Never miss a story

Get subscribed to our newsletter


×
Davan Maharaj. Twitter

New York, Aug 23, 2017: The highest ranking Indian-origin journalist of American daily ‘The Los Angeles Times’, Davan Maharaj was removed as the editor after having served 28 years at the news organization. The step was a result of the shakeup of newspaper’s top management.

According to a report in the LA Times, “Maharaj was terminated along with a handful of other senior editors, including Managing Editor Marc Duvoisin, Deputy Managing Editor for Digital Megan Garvey and Assistant Managing Editor of Investigations Matt Doig.”

Maharaj is a native of Trinidad who started off his journey as a summer intern in 1989 and worked as a correspondent in Los Angeles, Orange County, and East Africa. He later worked as the business editor, assistant foreign editor, and managing editor. A six-part series titled as ‘Living on Pennies’ produced by Maharaj in collaboration with photographer Francine Orr, won the 2005 Ernie Pyle Award for Human Interest Writing.

During the tenures of Maharaj as an editor, The Times won three Pulitzer Prizes.

Also Read: Generate Content You Love, Says Indo-Canadian Youtube Superwoman Lilly Singh

The LA Times report quoted Maharaj saying in the mail “During the last 28 years, it has been an honor working with the best journalists in a great American newsroom.”

He adds, “They are indomitable, and I wish them well in their continued fight to serve our community. I’m proud of the work we’ve done.”

Ross Levinsohn, an experienced media person who worked at Fox and had worked as interim chief of Yahoo, was entitled as publisher and chief executive of the LA Times.

Jim Kirk, who was publisher and editor of the Chicago Sun-Times was named interim editor.

The move is a part of the organization’s plans to invest more resources towards ushering it into the digital age. Tronc, the parent company of The Times had also removed three other high-level editors.

The report further added that the shake-up came a month after an investigative report was published in The Times that unveiled that the former dean of the University of Southern California Keck School of Medicine had partied with a prostitute and drug dealers, including on campus.

Some journalists who assisted the project accosted senior corporate management to express concern that Maharaj and Duvoisn had delayed the story for fear of perturbing USC, which hosts the newspaper’s annual Festival of Books.

The report added, Maharaj and Duvoisin, however, defended the handling of the story by telling that sensitive and complicated articles take months to report, edit and legally review.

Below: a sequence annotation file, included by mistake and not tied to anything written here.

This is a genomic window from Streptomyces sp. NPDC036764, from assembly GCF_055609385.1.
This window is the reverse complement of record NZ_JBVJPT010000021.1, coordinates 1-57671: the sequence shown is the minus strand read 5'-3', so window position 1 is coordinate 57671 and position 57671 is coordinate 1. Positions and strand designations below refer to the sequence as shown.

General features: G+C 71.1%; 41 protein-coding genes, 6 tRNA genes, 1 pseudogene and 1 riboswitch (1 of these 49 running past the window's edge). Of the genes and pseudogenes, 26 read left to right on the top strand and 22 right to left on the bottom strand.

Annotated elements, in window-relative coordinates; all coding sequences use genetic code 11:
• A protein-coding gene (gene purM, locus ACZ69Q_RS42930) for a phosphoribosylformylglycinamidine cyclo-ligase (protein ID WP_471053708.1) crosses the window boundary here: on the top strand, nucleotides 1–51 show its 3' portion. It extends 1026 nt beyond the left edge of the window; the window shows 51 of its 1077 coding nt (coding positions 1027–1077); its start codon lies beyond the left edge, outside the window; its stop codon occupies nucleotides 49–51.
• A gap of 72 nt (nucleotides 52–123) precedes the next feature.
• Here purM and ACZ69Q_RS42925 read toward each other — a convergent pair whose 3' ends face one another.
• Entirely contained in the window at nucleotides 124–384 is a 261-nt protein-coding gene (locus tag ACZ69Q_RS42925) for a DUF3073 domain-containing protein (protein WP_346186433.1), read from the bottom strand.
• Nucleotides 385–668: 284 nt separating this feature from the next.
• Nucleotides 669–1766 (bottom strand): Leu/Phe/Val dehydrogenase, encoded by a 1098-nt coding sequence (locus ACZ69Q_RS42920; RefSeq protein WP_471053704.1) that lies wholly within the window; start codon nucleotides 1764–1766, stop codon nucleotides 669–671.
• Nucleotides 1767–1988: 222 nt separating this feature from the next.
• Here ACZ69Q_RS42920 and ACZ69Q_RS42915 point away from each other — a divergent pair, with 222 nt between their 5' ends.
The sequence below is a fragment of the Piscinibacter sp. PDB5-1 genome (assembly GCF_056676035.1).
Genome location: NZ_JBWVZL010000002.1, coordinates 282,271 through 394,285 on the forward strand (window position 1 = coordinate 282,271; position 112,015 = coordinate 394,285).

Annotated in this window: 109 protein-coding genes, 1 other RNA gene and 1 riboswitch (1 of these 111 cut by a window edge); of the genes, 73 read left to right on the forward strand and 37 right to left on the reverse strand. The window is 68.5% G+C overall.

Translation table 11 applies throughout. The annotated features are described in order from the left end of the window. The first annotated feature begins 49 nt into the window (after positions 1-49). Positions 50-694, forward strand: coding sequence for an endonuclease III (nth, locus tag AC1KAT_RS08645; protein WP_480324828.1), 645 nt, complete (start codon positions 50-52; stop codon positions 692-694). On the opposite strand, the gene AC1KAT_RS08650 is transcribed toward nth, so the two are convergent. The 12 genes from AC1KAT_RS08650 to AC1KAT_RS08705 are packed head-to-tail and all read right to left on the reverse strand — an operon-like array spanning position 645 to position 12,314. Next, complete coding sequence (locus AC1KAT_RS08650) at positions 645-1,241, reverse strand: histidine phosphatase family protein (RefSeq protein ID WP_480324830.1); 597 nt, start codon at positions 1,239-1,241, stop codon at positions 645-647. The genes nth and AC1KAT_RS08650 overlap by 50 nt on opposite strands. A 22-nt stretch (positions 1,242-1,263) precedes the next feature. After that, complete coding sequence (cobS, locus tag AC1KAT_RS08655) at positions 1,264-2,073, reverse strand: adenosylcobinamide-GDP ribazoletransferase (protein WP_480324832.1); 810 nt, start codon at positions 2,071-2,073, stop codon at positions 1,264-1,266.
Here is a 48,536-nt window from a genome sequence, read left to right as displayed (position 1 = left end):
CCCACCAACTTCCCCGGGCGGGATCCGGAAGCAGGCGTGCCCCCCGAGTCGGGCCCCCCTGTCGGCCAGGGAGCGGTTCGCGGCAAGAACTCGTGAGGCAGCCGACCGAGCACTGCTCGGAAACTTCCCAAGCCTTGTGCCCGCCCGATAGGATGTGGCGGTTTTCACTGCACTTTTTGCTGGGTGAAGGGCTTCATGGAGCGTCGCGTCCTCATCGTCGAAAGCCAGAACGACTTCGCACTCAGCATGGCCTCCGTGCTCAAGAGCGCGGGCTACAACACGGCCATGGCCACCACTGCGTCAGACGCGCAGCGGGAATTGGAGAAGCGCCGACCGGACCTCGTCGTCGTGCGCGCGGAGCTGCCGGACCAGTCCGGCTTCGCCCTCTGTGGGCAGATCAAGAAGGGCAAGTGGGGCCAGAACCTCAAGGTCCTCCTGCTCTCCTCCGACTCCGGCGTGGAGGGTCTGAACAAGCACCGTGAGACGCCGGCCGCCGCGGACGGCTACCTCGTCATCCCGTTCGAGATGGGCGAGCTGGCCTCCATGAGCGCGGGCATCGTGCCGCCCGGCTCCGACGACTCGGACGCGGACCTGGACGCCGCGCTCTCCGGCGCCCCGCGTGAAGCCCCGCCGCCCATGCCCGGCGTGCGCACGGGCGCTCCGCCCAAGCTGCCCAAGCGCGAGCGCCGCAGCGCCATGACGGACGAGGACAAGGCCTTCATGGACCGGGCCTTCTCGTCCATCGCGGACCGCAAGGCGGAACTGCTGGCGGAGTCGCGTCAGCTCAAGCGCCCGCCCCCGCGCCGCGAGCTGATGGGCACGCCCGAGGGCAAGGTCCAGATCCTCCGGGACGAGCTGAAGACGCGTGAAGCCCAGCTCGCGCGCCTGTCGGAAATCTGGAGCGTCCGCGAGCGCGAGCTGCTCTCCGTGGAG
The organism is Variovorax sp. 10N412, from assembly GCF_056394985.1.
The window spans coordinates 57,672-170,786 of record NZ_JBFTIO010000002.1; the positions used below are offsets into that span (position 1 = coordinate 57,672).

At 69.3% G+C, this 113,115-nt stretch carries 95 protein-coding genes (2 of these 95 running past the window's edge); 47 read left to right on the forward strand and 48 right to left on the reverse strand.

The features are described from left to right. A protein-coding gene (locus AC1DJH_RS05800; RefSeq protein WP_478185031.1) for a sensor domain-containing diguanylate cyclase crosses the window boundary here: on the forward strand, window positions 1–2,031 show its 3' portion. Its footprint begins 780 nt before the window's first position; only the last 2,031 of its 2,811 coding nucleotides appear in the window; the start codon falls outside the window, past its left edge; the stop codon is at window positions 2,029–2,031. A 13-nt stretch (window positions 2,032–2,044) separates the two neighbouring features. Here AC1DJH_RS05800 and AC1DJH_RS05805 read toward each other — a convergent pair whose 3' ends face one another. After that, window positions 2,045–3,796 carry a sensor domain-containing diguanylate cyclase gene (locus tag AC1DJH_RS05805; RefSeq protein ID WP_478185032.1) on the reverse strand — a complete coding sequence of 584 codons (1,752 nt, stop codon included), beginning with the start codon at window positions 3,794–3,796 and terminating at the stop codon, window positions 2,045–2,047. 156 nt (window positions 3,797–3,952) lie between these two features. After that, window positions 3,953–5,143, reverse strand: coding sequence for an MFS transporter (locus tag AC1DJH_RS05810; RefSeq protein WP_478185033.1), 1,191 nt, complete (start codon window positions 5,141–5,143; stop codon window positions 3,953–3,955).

NewsGram is a Chicago-based non-profit media organization. We depend upon support from our readers to maintain our objective reporting. Show your support by Donating to NewsGram. Donations to NewsGram are tax-exempt.

Popular

Photo found on Pixabay

Books on Delhi

The city of Delhi has seen it all; from sultanate rule, to dynasties, and to colonial rule. From monarchy to democracy, Delhi has gone through its phases. But, in order to know and explore the nuances of Delhi, you must read these beautiful books.

1. City of Djinns: A Year in Delhi by William Dalrymple

Keep Reading Show less
Photo by Viator.

Ghats of Varanasi, one of the oldest cities of India

There are some of the Indian cities which are older than time. Therefore, we must know which cities are they, and what has been their history!

1. Varanasi (1200 BC–)

Keep Reading Show less

Human hair wigs have several advantages over synthetic wigs

By- Digital Hub

I prefer synthetic wigs as it isn't something that I would wear all the time - just when I look different. Additionally, their ease of use is an essential factor for me. However, suppose you're looking to wear a wig for a fashionable accessory or as a way for you to show your personality. In that case, I'd recommend buying multiple synthetic wigs of various styles and colors instead of only the one human hair wig at the same amount. However, be cautious - only purchase top-quality synthetic braids that are more expensive as you might be disappointed by the new style you've chosen.

Keep reading... Show less